Category Archives: news

The President’s Speech: Obama’s New Deal–America’s Basic Bargain

(An excerpt from my blog post at the Asian American Legal Defense and Education Fund website).

How good was President Barack Obama’s speech? In many ways, he’s hurt by the same thing that hurts all exceptional people of color who have done extraordinary things. You’re always hampered by such high expectations. And no one is expecting you to get there, again.

With Obama, we’ve been to the oratorical mountain top so many times before. But his acceptance speech this time around was just slightly different.  

At least, no one is struggling to offer such tepid praise like “it was as good as he could do,” as people did with Mitt Romney.

No, Obama gave a fine speech. But in Charlotte this week, his convention surrogates just happened to give a slightly better political speech (Bill Clinton), and a slightly better personal speech (Michelle Obama).

Considering what came before him, the president wasn’t on the ropes. He didn’t have to WOW us in Day Three’s finale.

But his message had to be a little different than the others, too.  He is, after all, the incumbent Commander-In-Chief (which he reminded us matter-of-factly, mostly by honoring our troops throughout his speech, something the GOP failed to do at its convention).

So here was Obama’s mission of the night: In a political season where the over-riding issue is a philosophical one about government, it’s size and its commitment to its people, President Obama simply had to make the case for government and our democracy.

More than just a policy speech, he was giving the civics lesson for our time, making the case for no less than liberty and justice for all— not the Republican idea of liberty and justice for some.

It became the framework of the speech, as the president laid out an “us vs them” choice  “between two fundamentally different visions for the future.”

Said Obama: “Ours is a fight to restore the values that built the largest middle class and the strongest economy the world has ever known, the values my grandfather defended as a soldier in Patton’s Army; the values that drove my grandmother to wrok on a bomber assembly line while he was gone.

They knew they were part of something larger—a nation that triumphed over fascism and depression; a nation where the most innovative businesses turned out the world’s best products, and everyone shared in the pride and success—from the corner office to the factory floor. My grandparents were given the chance to go to college, buy their first home, and fulfill the basic bargain at the heart of America’s story: the promise that hard work will pay off, responsibility will be rewarded, that everyone gets a fair shot, and everyone does their fair share, and everyone plays by the same rules—from Main Street to Wall Street to Washington, D.C.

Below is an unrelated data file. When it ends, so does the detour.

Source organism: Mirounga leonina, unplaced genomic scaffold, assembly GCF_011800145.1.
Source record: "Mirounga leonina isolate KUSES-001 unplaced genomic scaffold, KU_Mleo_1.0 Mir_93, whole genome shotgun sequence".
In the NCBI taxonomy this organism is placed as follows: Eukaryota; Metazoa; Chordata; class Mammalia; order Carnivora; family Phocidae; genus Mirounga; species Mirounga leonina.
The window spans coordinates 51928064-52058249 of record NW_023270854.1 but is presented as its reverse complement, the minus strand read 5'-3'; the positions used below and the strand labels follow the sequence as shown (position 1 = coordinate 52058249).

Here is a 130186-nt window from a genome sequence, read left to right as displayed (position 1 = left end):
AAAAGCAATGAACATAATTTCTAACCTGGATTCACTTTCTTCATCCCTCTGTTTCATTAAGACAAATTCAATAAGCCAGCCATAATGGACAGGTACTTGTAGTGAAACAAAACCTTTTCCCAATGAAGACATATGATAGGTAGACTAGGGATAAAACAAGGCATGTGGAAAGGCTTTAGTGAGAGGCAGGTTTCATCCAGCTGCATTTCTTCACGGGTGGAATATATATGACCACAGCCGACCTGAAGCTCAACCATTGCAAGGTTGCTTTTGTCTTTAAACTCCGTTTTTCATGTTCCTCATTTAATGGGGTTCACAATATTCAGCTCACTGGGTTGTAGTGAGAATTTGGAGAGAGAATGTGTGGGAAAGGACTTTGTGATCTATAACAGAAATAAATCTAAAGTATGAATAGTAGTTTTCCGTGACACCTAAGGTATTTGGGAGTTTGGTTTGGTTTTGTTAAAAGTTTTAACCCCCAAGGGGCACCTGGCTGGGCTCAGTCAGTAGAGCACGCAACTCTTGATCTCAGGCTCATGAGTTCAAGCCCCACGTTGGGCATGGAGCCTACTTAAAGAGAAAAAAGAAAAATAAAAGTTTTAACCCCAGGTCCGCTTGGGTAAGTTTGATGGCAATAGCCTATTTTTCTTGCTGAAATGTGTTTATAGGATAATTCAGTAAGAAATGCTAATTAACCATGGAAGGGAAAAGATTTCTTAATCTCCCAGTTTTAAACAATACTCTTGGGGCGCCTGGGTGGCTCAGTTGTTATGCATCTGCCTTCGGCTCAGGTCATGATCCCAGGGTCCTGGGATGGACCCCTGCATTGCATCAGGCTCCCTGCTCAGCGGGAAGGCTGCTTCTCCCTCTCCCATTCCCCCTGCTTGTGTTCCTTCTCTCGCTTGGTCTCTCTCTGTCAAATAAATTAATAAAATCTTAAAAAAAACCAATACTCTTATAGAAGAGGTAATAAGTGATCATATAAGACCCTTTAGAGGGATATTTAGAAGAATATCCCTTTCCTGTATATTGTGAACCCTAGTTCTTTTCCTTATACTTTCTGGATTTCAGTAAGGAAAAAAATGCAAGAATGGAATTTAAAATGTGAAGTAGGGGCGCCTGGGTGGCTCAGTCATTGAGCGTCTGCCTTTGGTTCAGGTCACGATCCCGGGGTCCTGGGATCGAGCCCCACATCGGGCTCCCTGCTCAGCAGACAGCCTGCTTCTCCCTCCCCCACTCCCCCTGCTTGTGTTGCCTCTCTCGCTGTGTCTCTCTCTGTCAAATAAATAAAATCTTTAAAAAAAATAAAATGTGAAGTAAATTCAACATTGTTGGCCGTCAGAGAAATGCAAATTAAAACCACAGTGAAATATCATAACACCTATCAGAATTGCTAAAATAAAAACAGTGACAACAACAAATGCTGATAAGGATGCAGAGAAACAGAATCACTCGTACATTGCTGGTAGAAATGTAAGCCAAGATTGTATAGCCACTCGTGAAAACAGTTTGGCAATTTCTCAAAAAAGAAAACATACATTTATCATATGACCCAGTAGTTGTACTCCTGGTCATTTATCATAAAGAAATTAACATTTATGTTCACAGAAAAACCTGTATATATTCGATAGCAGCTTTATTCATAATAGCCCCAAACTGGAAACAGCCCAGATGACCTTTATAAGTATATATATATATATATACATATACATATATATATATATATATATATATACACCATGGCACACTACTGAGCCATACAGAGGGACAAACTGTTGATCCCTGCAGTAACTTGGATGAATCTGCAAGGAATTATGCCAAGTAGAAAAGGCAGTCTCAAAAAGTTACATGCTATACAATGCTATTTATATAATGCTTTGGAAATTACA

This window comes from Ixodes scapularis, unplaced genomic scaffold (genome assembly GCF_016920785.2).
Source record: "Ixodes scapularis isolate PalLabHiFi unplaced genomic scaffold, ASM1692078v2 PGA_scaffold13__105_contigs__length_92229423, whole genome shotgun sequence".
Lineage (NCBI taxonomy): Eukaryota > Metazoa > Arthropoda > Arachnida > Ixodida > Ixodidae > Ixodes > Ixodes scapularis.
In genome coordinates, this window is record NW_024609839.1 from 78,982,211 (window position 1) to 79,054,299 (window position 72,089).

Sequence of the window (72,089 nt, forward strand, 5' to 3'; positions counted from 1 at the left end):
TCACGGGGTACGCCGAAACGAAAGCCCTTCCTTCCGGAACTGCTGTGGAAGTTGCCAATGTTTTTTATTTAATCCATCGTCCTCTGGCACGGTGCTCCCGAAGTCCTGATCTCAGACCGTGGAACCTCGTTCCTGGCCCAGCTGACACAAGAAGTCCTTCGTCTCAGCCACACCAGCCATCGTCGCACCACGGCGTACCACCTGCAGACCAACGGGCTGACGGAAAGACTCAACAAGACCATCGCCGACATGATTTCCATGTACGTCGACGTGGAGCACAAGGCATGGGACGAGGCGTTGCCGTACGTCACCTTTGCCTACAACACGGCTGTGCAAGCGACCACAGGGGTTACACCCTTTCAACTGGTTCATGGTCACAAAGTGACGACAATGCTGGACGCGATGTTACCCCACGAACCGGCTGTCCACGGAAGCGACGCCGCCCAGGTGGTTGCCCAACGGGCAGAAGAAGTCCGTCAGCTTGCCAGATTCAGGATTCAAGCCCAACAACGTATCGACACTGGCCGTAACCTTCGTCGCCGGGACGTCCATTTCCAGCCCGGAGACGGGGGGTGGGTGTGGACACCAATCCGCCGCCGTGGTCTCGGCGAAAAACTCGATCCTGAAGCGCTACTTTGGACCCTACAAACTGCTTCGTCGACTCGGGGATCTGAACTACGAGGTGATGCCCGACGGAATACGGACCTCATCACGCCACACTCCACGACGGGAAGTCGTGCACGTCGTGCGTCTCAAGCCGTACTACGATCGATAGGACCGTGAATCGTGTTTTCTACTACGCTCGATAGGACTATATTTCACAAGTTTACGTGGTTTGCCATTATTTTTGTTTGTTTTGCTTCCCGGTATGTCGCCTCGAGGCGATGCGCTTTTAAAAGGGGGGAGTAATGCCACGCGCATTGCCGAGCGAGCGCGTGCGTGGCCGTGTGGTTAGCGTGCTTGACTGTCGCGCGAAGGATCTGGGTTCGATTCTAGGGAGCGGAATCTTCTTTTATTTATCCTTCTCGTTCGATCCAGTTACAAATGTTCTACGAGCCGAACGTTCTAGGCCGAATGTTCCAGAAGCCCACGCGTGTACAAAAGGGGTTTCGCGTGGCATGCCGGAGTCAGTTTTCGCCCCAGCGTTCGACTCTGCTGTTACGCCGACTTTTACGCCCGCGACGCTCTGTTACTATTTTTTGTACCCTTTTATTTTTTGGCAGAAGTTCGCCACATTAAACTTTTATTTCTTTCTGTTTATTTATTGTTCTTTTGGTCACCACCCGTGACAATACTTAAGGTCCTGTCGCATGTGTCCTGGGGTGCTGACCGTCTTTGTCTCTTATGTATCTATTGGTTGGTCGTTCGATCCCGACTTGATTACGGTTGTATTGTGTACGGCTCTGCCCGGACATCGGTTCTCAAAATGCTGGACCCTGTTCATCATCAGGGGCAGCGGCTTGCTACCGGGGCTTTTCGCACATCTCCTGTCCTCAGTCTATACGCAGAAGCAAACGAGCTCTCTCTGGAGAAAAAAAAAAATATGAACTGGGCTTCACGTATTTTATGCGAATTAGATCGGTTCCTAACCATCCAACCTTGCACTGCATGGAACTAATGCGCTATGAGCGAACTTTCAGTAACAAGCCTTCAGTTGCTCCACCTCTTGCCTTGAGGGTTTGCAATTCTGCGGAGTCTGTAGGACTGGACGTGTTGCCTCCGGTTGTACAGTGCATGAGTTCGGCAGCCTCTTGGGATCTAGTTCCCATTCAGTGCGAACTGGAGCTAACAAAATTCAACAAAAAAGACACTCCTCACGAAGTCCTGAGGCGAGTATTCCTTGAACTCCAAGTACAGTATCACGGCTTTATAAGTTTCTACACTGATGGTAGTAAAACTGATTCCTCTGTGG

“I ran for President because I saw that basic bargain slipping away.”

The basic bargain is Obama’s New Deal.

But we all have to believe we’re in this together and “part of something larger.” It was a sense of community you got from just looking at such a diverse and inclusive convention.  

For Asian Americans, you could see it in the crowd. We were a part of this. And then there was Konrad Ng, the president’s Asian American brother-in-law on the stage at the end looking for someone to hug.  You didn’t see anything like that in Tampa.

Nor did you hear anyone talk like the president did last night in a message to all Americans about what it means to be a citzen of this country.

READ THE REST OF THE ORIGINAL POST LATER TODAY AT THE ASIAN AMERICAN LEGAL DEFENSE AND EDUCATION FUND BLOG

Bill Clinton’s whale of a speech, and more ruminations about #DNC2012, Day 2

In the 80s, a young Governor  Bill Clinton gave a speech at a DNC and the biggest  applause line he got was when he said ,”In closing…..”

This week he went over by about 20 minutes and no one would have minded if he took another 200.

Let that be a lesson about political fate and ambition. When you lose or have a bad day, you can come back, and have them all eating out of your hand.

Bill Clinton did that on day 2 of the DNC, making the case for Barack Obama like no other. He brought the Democrats back to a sense of moderation that used to get Clinton and his blue-dog  DLC gang a lot of  grief from “progressives.”

Now when the GOP and the Right have taken on the party of hate and extremism, take-aways and divisiveness,  the Clinton way doesn’t look so conservative.

In fact, when Clinton talked about “constructive cooperation” and admiration for Eisenhower and both Bushes, he expanded the Democrats to the middle right, and it still seemed far left compared to today’s GOP.

In the roll call vote, when Barry Goldwater’s granddaughter spoke for AZ and mentioned how her grandfather wouldn’t recognize the GOP, and she’s right. He wouldn’t. A moderate Republican of old would be right at home with a big broad Democratic Party–the kind Clinton was carving out on Day 2.

If Day 1 was about America’s diversity and Democratic family values,  Day 2 was about expanding the definition of inclusion to encompass the broad middle for all:  Not just minorities and Hispanics, but whites, working class,  capitalists, women, all who believe in liberty and justice for all.

No one else could have pulled it off  but Bill Clinton.

At first, Day 2 of the DNC seemed a bit dull. There was a slow build throughout the night, with platitudes rarely getting a rise.

It certainly was no Day 1, which was perhaps the most energizing and inspirational of all the conventions (RNC/DNC) because of Michelle Obama, Julian Castro, and the overwhelming diversity on display. (What? We didn’t see that at the RNC? Well, no, we didn’t).